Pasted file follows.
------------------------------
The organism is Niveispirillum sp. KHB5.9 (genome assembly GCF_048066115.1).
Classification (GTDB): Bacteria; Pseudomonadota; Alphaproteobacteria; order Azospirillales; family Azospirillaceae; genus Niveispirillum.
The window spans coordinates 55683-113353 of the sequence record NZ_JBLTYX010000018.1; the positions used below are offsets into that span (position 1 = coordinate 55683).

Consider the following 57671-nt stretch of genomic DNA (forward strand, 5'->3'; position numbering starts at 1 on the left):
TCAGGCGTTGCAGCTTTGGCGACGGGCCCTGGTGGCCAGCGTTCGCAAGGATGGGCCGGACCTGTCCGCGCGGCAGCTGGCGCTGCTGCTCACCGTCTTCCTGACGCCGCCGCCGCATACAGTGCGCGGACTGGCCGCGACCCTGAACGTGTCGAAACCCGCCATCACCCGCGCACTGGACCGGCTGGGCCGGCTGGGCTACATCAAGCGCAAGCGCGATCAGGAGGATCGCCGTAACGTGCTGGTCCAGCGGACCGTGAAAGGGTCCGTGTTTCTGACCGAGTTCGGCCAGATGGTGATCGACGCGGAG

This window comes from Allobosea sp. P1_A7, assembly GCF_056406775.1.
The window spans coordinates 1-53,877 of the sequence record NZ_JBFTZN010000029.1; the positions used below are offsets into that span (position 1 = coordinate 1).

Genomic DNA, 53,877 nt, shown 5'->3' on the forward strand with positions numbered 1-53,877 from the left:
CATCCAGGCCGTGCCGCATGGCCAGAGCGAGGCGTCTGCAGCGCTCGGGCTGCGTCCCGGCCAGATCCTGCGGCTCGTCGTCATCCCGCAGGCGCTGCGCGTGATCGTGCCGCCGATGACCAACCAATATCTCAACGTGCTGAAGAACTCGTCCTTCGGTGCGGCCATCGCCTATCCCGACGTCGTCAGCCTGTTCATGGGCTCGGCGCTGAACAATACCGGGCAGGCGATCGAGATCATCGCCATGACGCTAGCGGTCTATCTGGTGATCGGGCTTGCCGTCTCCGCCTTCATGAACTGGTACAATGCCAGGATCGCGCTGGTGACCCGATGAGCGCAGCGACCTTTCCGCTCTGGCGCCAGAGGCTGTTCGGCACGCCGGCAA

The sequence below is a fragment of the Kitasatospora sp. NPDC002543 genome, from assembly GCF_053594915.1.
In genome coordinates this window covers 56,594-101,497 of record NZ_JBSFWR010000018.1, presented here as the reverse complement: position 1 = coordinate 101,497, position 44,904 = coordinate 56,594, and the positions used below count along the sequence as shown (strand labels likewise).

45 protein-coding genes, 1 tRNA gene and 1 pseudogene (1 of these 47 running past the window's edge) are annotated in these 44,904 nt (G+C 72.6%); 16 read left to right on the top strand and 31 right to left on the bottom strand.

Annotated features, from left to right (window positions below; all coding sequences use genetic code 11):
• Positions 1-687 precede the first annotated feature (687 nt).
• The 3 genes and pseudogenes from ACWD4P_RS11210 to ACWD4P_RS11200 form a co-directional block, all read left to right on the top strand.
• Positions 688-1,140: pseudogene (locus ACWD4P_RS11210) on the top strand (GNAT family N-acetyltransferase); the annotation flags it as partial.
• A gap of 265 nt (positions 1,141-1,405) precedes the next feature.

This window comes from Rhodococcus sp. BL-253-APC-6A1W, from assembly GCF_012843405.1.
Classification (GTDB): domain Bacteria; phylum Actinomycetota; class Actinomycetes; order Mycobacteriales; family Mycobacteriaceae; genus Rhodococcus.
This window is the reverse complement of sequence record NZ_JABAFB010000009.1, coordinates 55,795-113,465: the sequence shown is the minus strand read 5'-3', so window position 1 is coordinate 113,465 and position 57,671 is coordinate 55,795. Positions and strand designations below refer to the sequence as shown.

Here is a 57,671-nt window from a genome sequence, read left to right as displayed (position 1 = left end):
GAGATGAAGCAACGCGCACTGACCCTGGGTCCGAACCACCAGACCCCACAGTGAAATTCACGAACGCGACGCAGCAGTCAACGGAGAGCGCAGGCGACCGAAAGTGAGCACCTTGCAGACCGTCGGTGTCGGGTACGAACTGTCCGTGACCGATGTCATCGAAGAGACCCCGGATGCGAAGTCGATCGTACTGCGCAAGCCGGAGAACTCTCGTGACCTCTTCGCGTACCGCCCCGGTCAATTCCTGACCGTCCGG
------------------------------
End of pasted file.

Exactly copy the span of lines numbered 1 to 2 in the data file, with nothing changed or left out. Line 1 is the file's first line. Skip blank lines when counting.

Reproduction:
The organism is Niveispirillum sp. KHB5.9 (genome assembly GCF_048066115.1).
Classification (GTDB): Bacteria; Pseudomonadota; Alphaproteobacteria; order Azospirillales; family Azospirillaceae; genus Niveispirillum.